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Sa02 monitoring in bronchiolitis

As our wards fill up with infants with bronchiolitis this winter, most will be permanently attached to oxygen saturation monitors: staff and parents will stare at the monitor, sometimes neglecting to look at the baby. Some bronchiolitis management guidelines recommend only intermittent saturation (Sa02) measurements. Researchers from four US children's hospitals set out to see if this was acceptable (McCulloh et al. JAMA Peds 2015. doi:10.1001/jamapediatrics.2015.1746). They randomised around 160 infants with bronchiolitis who were not hypoxic initially: they received either continuous monitoring, or intermittent checks at the time of regular observations or if visibly deteriorating. On the outcome measures used—length of stay, duration of supplemental oxygen, escalation to intensive care—there was no difference between the groups.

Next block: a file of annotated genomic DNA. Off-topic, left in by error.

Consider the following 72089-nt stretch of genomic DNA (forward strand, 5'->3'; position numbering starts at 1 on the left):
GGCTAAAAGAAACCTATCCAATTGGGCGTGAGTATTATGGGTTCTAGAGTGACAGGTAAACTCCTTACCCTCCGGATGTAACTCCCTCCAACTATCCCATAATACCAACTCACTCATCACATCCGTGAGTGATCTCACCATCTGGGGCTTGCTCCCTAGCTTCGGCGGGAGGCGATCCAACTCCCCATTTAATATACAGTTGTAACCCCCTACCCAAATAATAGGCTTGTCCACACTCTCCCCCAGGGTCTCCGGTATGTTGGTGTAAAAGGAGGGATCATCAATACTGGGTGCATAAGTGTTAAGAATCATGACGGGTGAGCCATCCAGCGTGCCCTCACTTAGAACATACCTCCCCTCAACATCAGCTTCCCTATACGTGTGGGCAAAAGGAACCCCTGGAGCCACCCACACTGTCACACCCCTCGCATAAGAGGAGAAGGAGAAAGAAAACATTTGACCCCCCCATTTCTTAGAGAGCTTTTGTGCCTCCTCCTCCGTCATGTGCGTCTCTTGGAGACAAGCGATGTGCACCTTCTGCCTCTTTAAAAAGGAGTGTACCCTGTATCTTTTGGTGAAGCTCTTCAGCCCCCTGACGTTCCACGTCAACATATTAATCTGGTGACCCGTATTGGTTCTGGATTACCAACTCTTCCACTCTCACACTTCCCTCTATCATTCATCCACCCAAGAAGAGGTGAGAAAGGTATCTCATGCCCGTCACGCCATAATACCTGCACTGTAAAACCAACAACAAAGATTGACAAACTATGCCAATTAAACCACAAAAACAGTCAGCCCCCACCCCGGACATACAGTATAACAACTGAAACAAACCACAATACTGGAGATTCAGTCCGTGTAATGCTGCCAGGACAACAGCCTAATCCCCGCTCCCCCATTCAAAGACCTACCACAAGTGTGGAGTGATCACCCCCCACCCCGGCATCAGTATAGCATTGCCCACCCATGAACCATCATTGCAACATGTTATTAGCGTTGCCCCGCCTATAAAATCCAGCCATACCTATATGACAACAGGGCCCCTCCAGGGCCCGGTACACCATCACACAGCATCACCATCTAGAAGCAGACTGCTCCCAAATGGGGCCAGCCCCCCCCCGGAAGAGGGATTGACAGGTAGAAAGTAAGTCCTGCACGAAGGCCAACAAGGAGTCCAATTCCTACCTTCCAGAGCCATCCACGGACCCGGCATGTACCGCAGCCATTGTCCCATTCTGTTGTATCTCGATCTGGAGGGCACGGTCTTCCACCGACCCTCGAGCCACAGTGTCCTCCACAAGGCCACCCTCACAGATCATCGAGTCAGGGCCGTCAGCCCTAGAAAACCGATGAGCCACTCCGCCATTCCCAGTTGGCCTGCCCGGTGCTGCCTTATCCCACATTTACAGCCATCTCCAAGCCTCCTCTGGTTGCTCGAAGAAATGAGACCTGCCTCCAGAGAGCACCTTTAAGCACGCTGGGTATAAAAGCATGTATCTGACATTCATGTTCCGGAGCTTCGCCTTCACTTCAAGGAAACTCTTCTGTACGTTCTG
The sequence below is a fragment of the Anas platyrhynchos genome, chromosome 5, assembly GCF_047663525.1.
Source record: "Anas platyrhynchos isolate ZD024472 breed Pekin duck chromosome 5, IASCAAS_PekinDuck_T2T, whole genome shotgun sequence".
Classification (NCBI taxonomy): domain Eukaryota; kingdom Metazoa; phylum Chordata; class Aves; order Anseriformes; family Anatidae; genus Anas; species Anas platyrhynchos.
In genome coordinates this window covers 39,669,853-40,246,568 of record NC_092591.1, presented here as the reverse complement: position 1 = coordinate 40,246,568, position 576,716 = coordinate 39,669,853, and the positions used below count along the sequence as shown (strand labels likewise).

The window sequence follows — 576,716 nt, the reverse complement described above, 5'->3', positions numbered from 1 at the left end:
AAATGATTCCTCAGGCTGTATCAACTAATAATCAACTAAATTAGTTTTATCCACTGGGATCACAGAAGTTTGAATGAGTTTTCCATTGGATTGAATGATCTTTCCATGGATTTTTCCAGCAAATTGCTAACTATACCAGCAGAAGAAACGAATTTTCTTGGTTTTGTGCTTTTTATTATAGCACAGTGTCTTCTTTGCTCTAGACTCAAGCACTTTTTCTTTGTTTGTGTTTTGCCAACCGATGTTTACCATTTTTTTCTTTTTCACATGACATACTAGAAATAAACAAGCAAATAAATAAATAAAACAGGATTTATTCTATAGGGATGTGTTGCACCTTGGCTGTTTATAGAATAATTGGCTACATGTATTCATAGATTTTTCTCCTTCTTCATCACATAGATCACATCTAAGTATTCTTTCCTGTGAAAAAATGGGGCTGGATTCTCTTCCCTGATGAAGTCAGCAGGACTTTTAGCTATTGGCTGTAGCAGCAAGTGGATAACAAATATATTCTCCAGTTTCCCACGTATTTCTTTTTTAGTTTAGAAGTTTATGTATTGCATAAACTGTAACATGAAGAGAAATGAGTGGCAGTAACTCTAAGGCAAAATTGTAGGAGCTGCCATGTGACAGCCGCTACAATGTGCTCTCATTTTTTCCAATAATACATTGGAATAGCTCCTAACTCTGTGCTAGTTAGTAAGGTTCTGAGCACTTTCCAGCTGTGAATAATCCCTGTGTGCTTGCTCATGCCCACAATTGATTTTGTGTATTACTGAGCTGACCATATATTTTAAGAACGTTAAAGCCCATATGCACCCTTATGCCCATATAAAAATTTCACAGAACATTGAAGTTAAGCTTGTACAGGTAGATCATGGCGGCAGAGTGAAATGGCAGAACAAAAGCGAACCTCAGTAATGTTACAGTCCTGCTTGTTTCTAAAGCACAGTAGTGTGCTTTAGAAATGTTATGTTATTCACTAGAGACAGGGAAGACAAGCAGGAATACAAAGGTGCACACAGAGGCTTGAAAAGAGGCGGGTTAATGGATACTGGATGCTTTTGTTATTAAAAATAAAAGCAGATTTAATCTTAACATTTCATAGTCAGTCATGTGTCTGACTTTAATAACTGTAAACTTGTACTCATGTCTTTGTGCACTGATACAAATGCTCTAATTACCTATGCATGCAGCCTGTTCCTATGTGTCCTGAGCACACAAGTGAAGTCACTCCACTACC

An accompanying editorial supports the conclusion that clinical observation is best, and warns against extrapolating from Sa02 monitoring policies and target ranges used in other conditions (Cunningham S. doi:10.1001/jamapediatrics.2015.1971). Bronchiolitis is usually benign and self-limiting, and the baby's ability to feed, not an arbitrary saturation level, is the best indicator of status.

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